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I get the whole Semver thing, but there are hundreds of packages on PSGallery which don't conform to Semver and Proget keeps breaking them.

Take for example version 12.2.0.0 of SqlServerDsc: https://www.powershellgallery.com/packages/SqlServerDsc/12.2.0.0

When I import this package into Proget, either through a connector feed or through uploading the .nupkg file directly, the version number is mangled from 12.2.0.0 to 12.2.0.

When I install the module on a client from ProGet, the PowerShell module gets installed into C:\Program Files\WindowsPowerShell\Modules\SqlServerDsc\12.2.0 instead of C:\Program Files\WindowsPowerShell\Modules\SqlServerDsc\12.2.0.0.

As a result the version number doesn't match the package manifest, therefore PowerShell ignores it.

Why is Proget even touching the version number? How on earth do I stop it from doing so?

Product: BuildMaster
Version: 6.1.0

Hello Neil,

When I download that package from the PowerShell gallery, it has the version number 12.2.0 (not 12.2.0.0 as is shown in the UI).

I'm not sure where the extra .0 is coming from.

Hi Ben,

I'm having the same issue. I've set up a powershell feed with a connector to the PSGallery. When proget queries the PSGallery it correctly sees the 4 digit version number, however as soon as a copy of the module is cached to proget or downloaded the version number is changed to 3 digits.

As Neil described above, this caused the module to be unusable on a client due to version number mismatch with the installation location.

Thanks,

John

Hi Neil,

I'm not sure if this will help you, but I've found a workaround for this issue on proget. I've turned off caching for the PSGallery connector, and gone through and removed all the incorrectly versioned packages (I had to pull them to proget first then delete them).

So far in my testing proget is now delivering packages directly from the connector with the correct version number.

John

Hi John,

Thanks – I'll have to try that.

The root of the problem seems to be anchored in the fact that inside many of the .nuget packages from PSGallery etc, the version number appears in two different places – the .psd1 file (which is what PowerShell cares about) and the .nuspec file (which is seemingly what ProGet cares about).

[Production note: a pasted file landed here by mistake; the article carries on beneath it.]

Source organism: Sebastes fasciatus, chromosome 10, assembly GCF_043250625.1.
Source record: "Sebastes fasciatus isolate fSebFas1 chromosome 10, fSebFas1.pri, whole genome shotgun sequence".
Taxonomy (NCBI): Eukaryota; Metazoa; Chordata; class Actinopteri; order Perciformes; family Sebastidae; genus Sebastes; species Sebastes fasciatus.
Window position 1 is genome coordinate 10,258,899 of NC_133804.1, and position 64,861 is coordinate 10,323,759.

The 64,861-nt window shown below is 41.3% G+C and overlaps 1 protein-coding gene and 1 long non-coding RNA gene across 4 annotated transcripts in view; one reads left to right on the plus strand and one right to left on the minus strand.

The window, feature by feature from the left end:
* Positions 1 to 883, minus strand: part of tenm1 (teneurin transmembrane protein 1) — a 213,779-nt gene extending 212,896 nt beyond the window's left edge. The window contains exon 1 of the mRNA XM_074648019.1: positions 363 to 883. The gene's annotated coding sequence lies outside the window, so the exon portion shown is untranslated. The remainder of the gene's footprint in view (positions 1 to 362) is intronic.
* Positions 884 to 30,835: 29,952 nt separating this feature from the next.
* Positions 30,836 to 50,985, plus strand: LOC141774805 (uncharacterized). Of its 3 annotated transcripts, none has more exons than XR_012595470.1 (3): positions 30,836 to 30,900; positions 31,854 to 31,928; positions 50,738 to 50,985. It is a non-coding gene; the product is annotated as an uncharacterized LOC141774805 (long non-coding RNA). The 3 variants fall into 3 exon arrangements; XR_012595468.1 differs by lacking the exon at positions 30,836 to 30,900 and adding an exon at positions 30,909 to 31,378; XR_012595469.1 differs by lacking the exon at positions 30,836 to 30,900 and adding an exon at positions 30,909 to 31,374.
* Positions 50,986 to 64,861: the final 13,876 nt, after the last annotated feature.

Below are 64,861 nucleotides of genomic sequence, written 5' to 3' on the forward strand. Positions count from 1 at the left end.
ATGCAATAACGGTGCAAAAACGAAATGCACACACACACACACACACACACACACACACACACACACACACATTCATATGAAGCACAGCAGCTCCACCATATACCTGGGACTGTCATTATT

In many of the cases where I've had problems, it is because the .nuspec and the .psd1 version numbers do not match, e.g. one has the fourth digit in the version number whereas the other doesn't.

I've seen some success in editing the .nuspec to match the version number in the .psd1 and then uploading the updated package into ProGet manually. Not great at all.

Neil

Can you think of any behavior that ProGet can consider?

It's clear that this is a bug on Microsoft's end, and the package-authors end... and trying to work-around it doesn't seem so simple...

Hi Alana,

Yes it does seem fairly in Microsoft's court – I've raised an issue on the PowerShellGallery repository about it too. I am not yet sure if I'll get a response.

In the meantime, I am wondering which version number ProGet should respect in order to avoid the problem.

On the side of .nuspec, that seems like the initially obvious choice that this file should contain the version number of the package as a whole.

However, on the side of .psd1, that's the version that PowerShell itself actually cares about and that's the manifest file that gets checked when loading a PS module. (PowerShell doesn't even remotely care about the .nuspec file it seems.)

My feeling is that if ProGet can see an obvious difference between the two version numbers, that it should go with the longer and/or higher version number of the two which typically seems to appear in the .psd1 manifest. That way it stands a better chance of being unique, as opposed to the .nuspec which incorrectly seems to reuse shorter/less precise version numbers across multiple versions of the same package.

Neil

Ugh, this sounds like a mess :(

Your comments on that GitHub issue seem spot on, and I'm not so keen on introducing quirky behavior to workaround their bugs. We made that mistake on the NuGet feeds and it made life worse for everyone, especially when the NuGet team silently fixed them (and introduced more weird behavior).

So I think we should just handle this via docs for now. I've updated the docs, feel free to suggestion more changes :)